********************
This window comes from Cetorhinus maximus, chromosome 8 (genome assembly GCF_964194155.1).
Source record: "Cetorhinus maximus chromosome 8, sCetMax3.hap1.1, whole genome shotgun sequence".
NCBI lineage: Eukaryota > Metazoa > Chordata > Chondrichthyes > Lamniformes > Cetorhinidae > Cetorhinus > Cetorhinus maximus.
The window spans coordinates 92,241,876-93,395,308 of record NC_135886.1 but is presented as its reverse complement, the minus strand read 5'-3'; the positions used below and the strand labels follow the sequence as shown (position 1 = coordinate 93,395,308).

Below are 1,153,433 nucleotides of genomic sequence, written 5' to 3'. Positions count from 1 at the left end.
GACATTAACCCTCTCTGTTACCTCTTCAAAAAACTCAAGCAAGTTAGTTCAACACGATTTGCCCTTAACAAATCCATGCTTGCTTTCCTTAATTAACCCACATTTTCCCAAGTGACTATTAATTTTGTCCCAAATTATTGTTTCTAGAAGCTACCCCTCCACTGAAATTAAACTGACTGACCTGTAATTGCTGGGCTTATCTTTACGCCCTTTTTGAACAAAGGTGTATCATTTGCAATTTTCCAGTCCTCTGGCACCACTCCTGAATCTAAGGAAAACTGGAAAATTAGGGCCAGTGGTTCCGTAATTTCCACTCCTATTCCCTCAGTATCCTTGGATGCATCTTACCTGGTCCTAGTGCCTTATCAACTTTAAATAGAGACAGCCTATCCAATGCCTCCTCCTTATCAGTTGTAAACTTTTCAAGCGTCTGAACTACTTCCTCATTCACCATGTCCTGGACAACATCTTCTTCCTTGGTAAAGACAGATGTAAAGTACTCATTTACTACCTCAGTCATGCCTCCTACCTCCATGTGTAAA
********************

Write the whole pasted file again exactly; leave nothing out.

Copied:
This window comes from Cetorhinus maximus, chromosome 8 (genome assembly GCF_964194155.1).
Source record: "Cetorhinus maximus chromosome 8, sCetMax3.hap1.1, whole genome shotgun sequence".
NCBI lineage: Eukaryota > Metazoa > Chordata > Chondrichthyes > Lamniformes > Cetorhinidae > Cetorhinus > Cetorhinus maximus.
The window spans coordinates 92,241,876-93,395,308 of record NC_135886.1 but is presented as its reverse complement, the minus strand read 5'-3'; the positions used below and the strand labels follow the sequence as shown (position 1 = coordinate 93,395,308).

Below are 1,153,433 nucleotides of genomic sequence, written 5' to 3'. Positions count from 1 at the left end.
GACATTAACCCTCTCTGTTACCTCTTCAAAAAACTCAAGCAAGTTAGTTCAACACGATTTGCCCTTAACAAATCCATGCTTGCTTTCCTTAATTAACCCACATTTTCCCAAGTGACTATTAATTTTGTCCCAAATTATTGTTTCTAGAAGCTACCCCTCCACTGAAATTAAACTGACTGACCTGTAATTGCTGGGCTTATCTTTACGCCCTTTTTGAACAAAGGTGTATCATTTGCAATTTTCCAGTCCTCTGGCACCACTCCTGAATCTAAGGAAAACTGGAAAATTAGGGCCAGTGGTTCCGTAATTTCCACTCCTATTCCCTCAGTATCCTTGGATGCATCTTACCTGGTCCTAGTGCCTTATCAACTTTAAATAGAGACAGCCTATCCAATGCCTCCTCCTTATCAGTTGTAAACTTTTCAAGCGTCTGAACTACTTCCTCATTCACCATGTCCTGGACAACATCTTCTTCCTTGGTAAAGACAGATGTAAAGTACTCATTTACTACCTCAGTCATGCCTCCTACCTCCATGTGTAAA